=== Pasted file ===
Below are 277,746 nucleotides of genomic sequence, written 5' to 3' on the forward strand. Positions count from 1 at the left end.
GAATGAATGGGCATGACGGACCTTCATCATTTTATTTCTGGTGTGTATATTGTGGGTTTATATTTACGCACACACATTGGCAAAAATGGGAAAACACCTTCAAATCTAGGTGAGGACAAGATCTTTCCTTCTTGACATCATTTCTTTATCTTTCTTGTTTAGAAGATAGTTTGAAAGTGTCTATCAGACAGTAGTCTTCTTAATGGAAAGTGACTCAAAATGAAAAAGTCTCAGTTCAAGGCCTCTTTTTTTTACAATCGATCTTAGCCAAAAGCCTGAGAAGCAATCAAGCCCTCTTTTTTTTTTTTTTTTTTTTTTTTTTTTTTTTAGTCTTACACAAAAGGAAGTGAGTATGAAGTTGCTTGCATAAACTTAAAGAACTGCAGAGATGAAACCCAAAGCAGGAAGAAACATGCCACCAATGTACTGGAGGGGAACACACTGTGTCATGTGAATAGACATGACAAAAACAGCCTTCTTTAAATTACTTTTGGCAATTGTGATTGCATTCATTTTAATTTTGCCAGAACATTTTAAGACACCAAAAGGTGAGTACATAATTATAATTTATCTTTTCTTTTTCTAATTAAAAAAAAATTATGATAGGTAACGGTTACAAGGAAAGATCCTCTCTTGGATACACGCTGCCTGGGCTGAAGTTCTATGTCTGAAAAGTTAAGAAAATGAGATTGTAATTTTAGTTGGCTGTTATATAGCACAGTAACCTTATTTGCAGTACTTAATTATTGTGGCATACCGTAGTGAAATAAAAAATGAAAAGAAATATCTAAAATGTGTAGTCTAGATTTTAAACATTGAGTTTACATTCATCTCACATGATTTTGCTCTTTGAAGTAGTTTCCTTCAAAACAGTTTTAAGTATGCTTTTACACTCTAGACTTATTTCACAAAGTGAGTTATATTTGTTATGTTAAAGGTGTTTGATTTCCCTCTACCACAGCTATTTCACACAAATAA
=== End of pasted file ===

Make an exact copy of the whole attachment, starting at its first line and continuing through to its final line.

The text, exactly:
Below are 277,746 nucleotides of genomic sequence, written 5' to 3' on the forward strand. Positions count from 1 at the left end.
GAATGAATGGGCATGACGGACCTTCATCATTTTATTTCTGGTGTGTATATTGTGGGTTTATATTTACGCACACACATTGGCAAAAATGGGAAAACACCTTCAAATCTAGGTGAGGACAAGATCTTTCCTTCTTGACATCATTTCTTTATCTTTCTTGTTTAGAAGATAGTTTGAAAGTGTCTATCAGACAGTAGTCTTCTTAATGGAAAGTGACTCAAAATGAAAAAGTCTCAGTTCAAGGCCTCTTTTTTTTACAATCGATCTTAGCCAAAAGCCTGAGAAGCAATCAAGCCCTCTTTTTTTTTTTTTTTTTTTTTTTTTTTTTTTTAGTCTTACACAAAAGGAAGTGAGTATGAAGTTGCTTGCATAAACTTAAAGAACTGCAGAGATGAAACCCAAAGCAGGAAGAAACATGCCACCAATGTACTGGAGGGGAACACACTGTGTCATGTGAATAGACATGACAAAAACAGCCTTCTTTAAATTACTTTTGGCAATTGTGATTGCATTCATTTTAATTTTGCCAGAACATTTTAAGACACCAAAAGGTGAGTACATAATTATAATTTATCTTTTCTTTTTCTAATTAAAAAAAAATTATGATAGGTAACGGTTACAAGGAAAGATCCTCTCTTGGATACACGCTGCCTGGGCTGAAGTTCTATGTCTGAAAAGTTAAGAAAATGAGATTGTAATTTTAGTTGGCTGTTATATAGCACAGTAACCTTATTTGCAGTACTTAATTATTGTGGCATACCGTAGTGAAATAAAAAATGAAAAGAAATATCTAAAATGTGTAGTCTAGATTTTAAACATTGAGTTTACATTCATCTCACATGATTTTGCTCTTTGAAGTAGTTTCCTTCAAAACAGTTTTAAGTATGCTTTTACACTCTAGACTTATTTCACAAAGTGAGTTATATTTGTTATGTTAAAGGTGTTTGATTTCCCTCTACCACAGCTATTTCACACAAATAA